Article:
Faherty is in his office, not the digital-free room but his primary workspace, which contains an original grid map of North Portland’s Holy Redeemer Parish before the I-5 freeway was built in 1964. That stretch was called the Minnesota freeway because it ran through a street by that name, he remarks. “Isn’t that funny? I love looking for old stuff.”
A designer and renovator interested in the provenance of things, Faherty isn’t a politician; he isn’t the CEO of a big company. But he is part of a new generation of businesses that are quietly becoming a cultural and economic force in Portland and Oregon. Whether he’s retooling lighting, clocks or local manufacturing, this creative director and small-business owner is helping lead a decidedly modern movement: making everything old new.
Monday, April 27, 2015
BY AMY MILSHTEIN
Companies can benefit when they use software to meet staffing requirements and address employees' family and life commitments.
Tuesday, March 31, 2015
BY JACOB PALMER | DIGITAL NEWS EDITOR
inDinero, a business that manages back-office accounting for startups and smaller companies, recently announced it would relocate its headquarters from San Francisco to Portland. We talked to CEO Jessica Mah about what drew her to Portland and how she plans to disrupt the traditional CPA model.
Friday, May 22, 2015
BY JACOB PALMER | DIGITAL NEWS EDITOR
The recent tragedy in Philadelphia has called attention to Amtrak and the nation's woefully underfunded rail service. Here are six facts about the Amtrak Cascades corridor between Eugene and Vancouver B.C.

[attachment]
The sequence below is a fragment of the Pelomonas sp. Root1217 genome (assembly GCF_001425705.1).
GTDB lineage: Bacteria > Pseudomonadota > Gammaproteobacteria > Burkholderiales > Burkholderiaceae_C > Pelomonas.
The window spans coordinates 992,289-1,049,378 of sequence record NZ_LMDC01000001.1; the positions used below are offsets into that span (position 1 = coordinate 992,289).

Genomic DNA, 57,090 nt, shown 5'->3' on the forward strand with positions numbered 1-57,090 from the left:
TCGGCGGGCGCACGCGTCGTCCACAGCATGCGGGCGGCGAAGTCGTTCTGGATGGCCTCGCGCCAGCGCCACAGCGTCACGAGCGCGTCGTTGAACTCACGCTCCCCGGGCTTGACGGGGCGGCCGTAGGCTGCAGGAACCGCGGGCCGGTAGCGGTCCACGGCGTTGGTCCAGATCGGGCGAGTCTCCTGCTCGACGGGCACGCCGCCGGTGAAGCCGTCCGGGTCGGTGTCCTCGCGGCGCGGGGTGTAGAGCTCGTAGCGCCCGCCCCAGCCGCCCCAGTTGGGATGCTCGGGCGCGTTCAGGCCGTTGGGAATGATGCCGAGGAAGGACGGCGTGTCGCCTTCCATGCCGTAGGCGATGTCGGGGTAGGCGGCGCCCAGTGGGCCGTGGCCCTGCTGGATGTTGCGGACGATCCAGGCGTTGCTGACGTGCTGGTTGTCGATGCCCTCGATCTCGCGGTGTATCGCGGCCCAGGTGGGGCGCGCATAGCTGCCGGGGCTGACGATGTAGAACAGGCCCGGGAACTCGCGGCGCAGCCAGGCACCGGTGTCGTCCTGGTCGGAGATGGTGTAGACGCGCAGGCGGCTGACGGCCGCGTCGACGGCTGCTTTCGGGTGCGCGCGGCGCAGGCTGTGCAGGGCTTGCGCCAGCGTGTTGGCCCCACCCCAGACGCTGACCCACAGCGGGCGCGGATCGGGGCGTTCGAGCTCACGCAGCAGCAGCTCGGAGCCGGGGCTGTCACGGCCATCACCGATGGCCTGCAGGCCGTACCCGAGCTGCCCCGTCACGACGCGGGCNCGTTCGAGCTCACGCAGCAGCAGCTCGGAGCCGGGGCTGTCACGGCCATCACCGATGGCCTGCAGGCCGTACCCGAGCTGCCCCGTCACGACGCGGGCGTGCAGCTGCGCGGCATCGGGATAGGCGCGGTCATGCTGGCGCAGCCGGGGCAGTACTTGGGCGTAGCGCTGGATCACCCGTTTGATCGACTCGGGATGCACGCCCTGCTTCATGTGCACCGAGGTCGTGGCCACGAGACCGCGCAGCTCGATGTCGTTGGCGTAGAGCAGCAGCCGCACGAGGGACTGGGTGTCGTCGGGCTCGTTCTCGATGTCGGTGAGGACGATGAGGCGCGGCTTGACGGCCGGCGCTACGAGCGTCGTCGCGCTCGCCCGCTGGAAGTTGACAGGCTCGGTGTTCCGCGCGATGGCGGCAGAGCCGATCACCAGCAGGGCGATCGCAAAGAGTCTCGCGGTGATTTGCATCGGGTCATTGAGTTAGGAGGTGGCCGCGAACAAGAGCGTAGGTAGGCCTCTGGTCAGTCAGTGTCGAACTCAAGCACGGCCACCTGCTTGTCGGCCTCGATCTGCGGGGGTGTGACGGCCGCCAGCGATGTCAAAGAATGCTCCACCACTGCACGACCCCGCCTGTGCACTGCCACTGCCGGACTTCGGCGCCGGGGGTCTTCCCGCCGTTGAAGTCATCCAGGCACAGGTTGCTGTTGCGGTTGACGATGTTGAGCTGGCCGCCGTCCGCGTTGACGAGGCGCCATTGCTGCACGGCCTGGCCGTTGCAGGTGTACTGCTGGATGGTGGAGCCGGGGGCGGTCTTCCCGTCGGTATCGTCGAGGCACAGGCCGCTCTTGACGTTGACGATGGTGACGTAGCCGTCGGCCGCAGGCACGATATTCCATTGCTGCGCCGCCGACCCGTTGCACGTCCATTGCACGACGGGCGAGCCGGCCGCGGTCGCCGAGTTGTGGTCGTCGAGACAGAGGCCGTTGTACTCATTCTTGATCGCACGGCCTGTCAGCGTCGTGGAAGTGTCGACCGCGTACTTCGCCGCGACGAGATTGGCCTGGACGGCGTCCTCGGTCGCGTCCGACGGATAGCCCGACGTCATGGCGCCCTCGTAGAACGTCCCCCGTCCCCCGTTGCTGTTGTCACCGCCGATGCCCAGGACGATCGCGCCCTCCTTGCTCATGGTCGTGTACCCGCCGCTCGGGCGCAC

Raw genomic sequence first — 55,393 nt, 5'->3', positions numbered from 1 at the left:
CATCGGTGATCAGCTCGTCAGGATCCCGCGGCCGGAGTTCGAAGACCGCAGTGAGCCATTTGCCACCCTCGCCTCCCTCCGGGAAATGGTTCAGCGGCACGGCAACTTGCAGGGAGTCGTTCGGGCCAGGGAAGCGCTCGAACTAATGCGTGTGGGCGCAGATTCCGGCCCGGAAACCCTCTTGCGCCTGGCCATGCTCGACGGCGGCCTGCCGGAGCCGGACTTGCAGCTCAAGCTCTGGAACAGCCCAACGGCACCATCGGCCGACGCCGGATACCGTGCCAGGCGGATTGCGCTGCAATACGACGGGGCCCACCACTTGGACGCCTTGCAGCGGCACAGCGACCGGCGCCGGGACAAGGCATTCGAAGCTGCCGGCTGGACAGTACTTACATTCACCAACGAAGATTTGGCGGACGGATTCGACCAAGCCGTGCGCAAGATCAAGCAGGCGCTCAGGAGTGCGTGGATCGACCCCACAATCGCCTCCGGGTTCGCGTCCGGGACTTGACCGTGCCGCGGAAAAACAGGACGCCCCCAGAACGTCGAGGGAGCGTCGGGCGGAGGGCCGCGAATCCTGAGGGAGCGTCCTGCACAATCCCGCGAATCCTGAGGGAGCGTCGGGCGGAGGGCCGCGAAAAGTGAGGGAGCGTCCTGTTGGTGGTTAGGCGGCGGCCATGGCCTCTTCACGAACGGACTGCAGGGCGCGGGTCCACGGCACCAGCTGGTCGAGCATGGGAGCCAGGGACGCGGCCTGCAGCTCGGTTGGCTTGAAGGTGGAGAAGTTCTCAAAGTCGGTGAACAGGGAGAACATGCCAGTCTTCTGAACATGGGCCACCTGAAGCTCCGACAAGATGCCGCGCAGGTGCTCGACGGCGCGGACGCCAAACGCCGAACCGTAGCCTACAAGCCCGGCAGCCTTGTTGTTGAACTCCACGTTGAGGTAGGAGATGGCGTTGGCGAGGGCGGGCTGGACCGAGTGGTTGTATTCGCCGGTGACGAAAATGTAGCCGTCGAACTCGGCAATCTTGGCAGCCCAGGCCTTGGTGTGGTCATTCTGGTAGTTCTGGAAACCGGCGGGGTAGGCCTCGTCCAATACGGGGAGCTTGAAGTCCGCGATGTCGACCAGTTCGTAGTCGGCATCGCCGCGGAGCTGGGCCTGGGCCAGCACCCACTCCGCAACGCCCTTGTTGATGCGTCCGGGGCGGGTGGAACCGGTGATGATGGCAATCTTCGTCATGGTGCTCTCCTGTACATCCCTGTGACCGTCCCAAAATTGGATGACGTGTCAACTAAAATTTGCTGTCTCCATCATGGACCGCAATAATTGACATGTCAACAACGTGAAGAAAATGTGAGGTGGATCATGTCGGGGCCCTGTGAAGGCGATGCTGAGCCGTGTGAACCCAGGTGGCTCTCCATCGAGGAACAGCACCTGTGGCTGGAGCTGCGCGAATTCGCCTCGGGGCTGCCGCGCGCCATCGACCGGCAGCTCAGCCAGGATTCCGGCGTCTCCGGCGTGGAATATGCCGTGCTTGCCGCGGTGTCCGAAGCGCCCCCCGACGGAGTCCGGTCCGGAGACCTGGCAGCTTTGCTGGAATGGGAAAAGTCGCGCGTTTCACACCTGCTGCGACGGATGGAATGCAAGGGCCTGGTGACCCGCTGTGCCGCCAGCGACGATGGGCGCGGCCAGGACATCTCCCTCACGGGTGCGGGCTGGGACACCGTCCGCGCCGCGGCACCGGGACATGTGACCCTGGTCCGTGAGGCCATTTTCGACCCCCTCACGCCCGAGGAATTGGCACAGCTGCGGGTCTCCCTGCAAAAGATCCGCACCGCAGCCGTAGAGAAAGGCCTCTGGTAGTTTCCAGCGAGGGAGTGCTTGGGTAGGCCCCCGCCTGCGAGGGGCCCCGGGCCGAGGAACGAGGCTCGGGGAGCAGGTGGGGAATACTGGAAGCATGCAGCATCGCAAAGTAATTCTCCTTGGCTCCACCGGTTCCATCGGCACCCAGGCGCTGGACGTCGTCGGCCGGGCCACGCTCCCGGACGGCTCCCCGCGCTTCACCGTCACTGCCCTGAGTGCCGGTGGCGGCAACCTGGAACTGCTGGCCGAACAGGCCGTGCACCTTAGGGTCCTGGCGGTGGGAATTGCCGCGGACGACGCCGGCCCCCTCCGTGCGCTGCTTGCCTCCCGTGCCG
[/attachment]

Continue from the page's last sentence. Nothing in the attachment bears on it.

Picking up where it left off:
Friday, May 22, 2015
BY ANNIE ELLISON
Portland tech veteran Ben Berry is leaving his post as Portland’s chief technology officer for a full-time role producing unmanned aerial vehicles (UAVs) aimed at first responders and the military. Berry’s AirShip Technologies Group is poised to be on the ground floor of an industry that will supply drones to as many as 100,000 police, fire and emergency agencies nationwide. He reveals the plan for takeoff.
Friday, May 15, 2015
BY KIM MOORE | RESEARCH EDITOR
The Portland Bureau of Transportation is seeking input from businesses on a $5.5 million initiative to create a network of biking, transit and pedestrian trails within Portland’s central city.
Tuesday, May 26, 2015
BY LINDA BAKER
Spring rains are the bane of an Oregon cherry farmer’s existence. Even a few sprinkles can crack the fruit so badly it’s not worth picking. Science to the rescue: Researchers at Oregon State University have developed a spray-on film that cuts rain-related cracking in half, potentially saving a season’s crop. The coating, patented as SureSeal, is made from natural chemicals similar to those found in the skins of cherries: cellulose, palm oil-based wax and calcium.
Thursday, April 23, 2015
BY JASON NORRIS | GUEST BLOGGER
There are winners and losers with a strengthening U.S. dollar.
|The Good Hacker|
|It's a Man's Man's Man's World|
|Short Shrift:The threat of just-in-time scheduling|
|Downtime with the director of Barley's Angels|
|Fighting Fire With Fire|
|Shades of Gray|
|Man for All Seasons|
|Two protesters chain themselves to Shell ship outside of Bellingham|
|PDX Carpet Adidas sell out in limited edition release|
|How to court millennials|
|Wal-Mart wants meat suppliers to improve treatment of animals|
|Scandal negatively impacts Tom Brady's endorsement value|
|John Kerry pushes TPP in Seattle speech|
|Big banks hit with $2.5B fine|
New conference aims to solve challenges, quell fears amid regulatory changes.
Tourism marketing supports entrepreneurship by attracting visitors to all corners of the state.
Beaverton firm's business intelligence platform rivals that of industry heavyweights.
The Oregon Entrepreneurs Network (OEN) will be presenting its third annual Entrepreneurial Summit on Friday, June 5 at Castaway in Portland, Oregon.
On June 13th Mayor Charlie Hales will attend nonprofit organization Dream Change’s inaugural Love Summit and will introduce one of its keynote speakers, Dan Wieden of Wieden+Kennedy advertising agency.
34 spots for food, 17 places to sip, and 7 sites to choose a brew beckon visitors.